The European Commission has watered down draft legislation on biofuels as a result of pressure from the biofuels lobby warned Oxfam today.
The draft legislation published today marks a climb down from the proposal leaked a month ago. Biofuels producers will not be held accountable or forced to reduce the greenhouse gas emissions biofuels cause through the displacement of agriculture on to forested land and carbon sinks (known as Indirect Land Use Change - ILUC). However the draft includes a five percent cap on biofuels made from food crops which sends a long overdue message to markets that all-out European support for putting food into fuel tanks is something of the past.
Commenting on the proposals Tracy Carty, Oxfam said:
"The proposed five percent cap on biofuels made from food crops shows that the European Commission has finally recognised the problems that biofuels are causing through surging food prices and worsening hunger. But the cap is higher than the current levels of biofuels use and will do nothing to reduce high food prices.
"The Commission has clearly caved into the biofuels industry which is desperate to hold onto its pot of gold. Big business continues to win in the biofuels bonanza, piling up the profits on the back of poorest who are suffering increased hunger and poverty.
"The British government must up the pressure on other European member states to scrap the current targets and end all support for biofuels. With close to 900 million people going hungry every day we cannot continue diverting valuable food into fuel."
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Notes to editors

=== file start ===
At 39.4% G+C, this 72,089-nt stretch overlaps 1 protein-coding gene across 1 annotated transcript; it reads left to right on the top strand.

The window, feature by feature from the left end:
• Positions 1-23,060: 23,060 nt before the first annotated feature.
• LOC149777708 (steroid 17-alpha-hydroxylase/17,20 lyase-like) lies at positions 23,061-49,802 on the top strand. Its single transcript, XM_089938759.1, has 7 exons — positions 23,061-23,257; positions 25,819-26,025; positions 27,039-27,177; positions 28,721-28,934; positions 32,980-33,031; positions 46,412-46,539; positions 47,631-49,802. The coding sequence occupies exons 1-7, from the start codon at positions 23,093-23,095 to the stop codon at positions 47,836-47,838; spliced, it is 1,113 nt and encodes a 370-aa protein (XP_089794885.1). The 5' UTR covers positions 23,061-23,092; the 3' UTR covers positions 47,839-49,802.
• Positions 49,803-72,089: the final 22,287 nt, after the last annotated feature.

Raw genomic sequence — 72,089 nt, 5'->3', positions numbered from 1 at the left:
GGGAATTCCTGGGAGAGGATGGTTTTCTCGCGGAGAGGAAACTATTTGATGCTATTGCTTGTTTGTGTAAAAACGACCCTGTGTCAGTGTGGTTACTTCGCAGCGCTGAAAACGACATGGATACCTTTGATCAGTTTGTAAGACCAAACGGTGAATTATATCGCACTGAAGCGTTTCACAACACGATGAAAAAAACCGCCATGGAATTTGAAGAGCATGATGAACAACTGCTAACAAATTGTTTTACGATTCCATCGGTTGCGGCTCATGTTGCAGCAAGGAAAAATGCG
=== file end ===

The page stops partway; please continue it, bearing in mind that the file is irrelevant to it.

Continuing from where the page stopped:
· The legislative proposal adopted today by the European Commission seeks to amend two directives promoting the use of biofuels in the EU: the Renewable Energy Directive (RED) of 2009, which sets a binding target of 10% renewable energy in transport by 2020, the Fuel Quality Directive (FQD) of 2008 which obliges fuel providers to reduce the greenhouse gas intensity of fuels by 6% by 2020. The Commission´s proposal introduces a 5% cap on biofuels made from food crops when determining progress toward the 2020 target and a reporting obligation on emissions from indirect land use change
(ILUC). However, these ILUC emissions are not taken into account when determining whether biofuels meet minimum greenhouse gas saving thresholds. The proposal will now be examined by the European Parliament and the Council of Ministers.
· The existing EU's biofuels policy alone could push up oilseed prices by up to 33%, maize by up to 22%, sugar by up to 21% and wheat by up to 10%, between now and 2020 (IIEP)
· 60% of global land deals in the last decade have been to grow crops that can be used for biofuels (Oxfam)
· If the land used to produce biofuels for the EU in 2008 (when biofuels accounted for 3.5% of transport fuel in the EU) had been used to produce wheat and maize instead, it could have fed 127 million people for the entire year (Oxfam).